People riding muddy trails=unacceptable.-
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  1. #1
    mtbr member
    Join Date
    Jun 2008

    People riding muddy trails=unacceptable.

    I just wanted to make sure that everyone in the Bozeman area knows what a muddy trail is and that riding them is generally nut fun and very destructive to both our image and the trail.

    I couldn't believe what I saw people doing in Hyalite today. I went to meet my buddy to ride Emerald and there where huge puddles on the road and the trailhead was gumbo mud. I just told him straight up that my plans changed because I am not going to ride a muddy trail after a gully washing thunderstorm the night before. It is not fun, and not to mention there are going to be like 30 people that see your dumb ass covered in mud and your tire tracks all over the trail. This is peak tourist season. This is the time when we need to be most conscious of our image as trail users. Also remember that this is a time when the forest service is taking comments about our future on some really great trails. Some friendly wilderness lovers are also waging a smear campaign against us as I write this. It kind of all adds up to DON"T RIDE WET MUDDY TRAILS. It really isn't that big a deal. You didn't expect it was going to be wet? Too bad, make other plans, go ride somewhere else. Ride it the next day when its tacky and sweet.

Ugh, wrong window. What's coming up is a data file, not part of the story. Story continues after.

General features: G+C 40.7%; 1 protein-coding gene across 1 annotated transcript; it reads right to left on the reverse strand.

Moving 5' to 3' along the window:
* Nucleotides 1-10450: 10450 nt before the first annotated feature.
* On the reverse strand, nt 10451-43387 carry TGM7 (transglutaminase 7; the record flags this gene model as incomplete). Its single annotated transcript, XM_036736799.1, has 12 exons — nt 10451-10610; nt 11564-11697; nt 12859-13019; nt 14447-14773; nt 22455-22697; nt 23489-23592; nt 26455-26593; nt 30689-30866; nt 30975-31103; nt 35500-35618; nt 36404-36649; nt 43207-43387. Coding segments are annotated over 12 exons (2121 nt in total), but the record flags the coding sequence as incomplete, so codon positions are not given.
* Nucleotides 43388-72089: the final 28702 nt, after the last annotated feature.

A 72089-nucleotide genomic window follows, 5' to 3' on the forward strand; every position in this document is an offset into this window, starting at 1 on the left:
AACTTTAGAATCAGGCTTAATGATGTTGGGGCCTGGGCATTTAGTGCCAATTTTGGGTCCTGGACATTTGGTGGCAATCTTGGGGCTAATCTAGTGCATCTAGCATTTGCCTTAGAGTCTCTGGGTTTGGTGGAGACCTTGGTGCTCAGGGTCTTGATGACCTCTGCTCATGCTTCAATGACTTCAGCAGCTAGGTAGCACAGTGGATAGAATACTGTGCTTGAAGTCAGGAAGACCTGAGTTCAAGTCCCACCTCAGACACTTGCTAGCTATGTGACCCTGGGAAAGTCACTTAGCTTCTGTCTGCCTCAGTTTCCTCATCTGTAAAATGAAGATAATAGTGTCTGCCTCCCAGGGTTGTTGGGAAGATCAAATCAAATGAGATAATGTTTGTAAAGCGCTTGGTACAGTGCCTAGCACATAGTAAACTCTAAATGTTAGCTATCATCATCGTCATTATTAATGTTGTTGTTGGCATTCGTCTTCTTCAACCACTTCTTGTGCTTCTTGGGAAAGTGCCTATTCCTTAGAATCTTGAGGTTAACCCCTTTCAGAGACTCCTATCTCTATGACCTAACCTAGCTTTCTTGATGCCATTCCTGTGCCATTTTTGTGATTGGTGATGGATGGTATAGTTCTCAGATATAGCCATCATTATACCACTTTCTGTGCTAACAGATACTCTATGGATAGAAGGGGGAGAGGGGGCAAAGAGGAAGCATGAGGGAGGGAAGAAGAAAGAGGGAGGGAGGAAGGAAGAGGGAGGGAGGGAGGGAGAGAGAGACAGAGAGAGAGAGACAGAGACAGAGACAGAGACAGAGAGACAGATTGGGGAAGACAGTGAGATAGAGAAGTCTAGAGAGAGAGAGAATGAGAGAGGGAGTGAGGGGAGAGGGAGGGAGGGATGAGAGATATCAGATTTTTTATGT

So after leaving the Emerald lake parking lot, I decided to check out History Rock and see if it didn't POUR RAIN there. I don't know how my buddies ride in Emerald was, but a little ways up, at the upper meadow, it went from tacky to muddy. There was still water on the vegetation. At the spot I turned around, there is an awesome sweeping corner that goes up into the woods. This is where I chose to stop as I realized it was only going to get worse. Just then, two bikers, a guy and a girl come skittering down the trail making comments about how muddy the trail was and how they couldn't grip anything and were sliding every where. I was like, "then why did you ride it", and was greeted with indifference. About two minutes later as I was packing up for the ride down, I watch this other guy, with the most priceless look of frustration on his face, lock up his back wheel, lean into it hard, and proceed to skid for like 50 feet around this most beautiful corner where the trail comes out of the side hill forest and into the meadow. Time seemed to pass in slow motion as I was watching his tire just churn up the soil like it was butter. Unreal. He also commented on how "bad" the trail was and how he couldn't get traction anywhere. Yeah, thats called mud, retard. It sucks to ride a bike downhill in. I was going to walk up and survey and try to cover up the trail damage when I realized I couldn't even walk up the slick as **** trail. Those people had come down from Langhor road. Now there is going to be countless hikers that go up there and see all the long sliding skid marks where the soil is churned up all over the trail.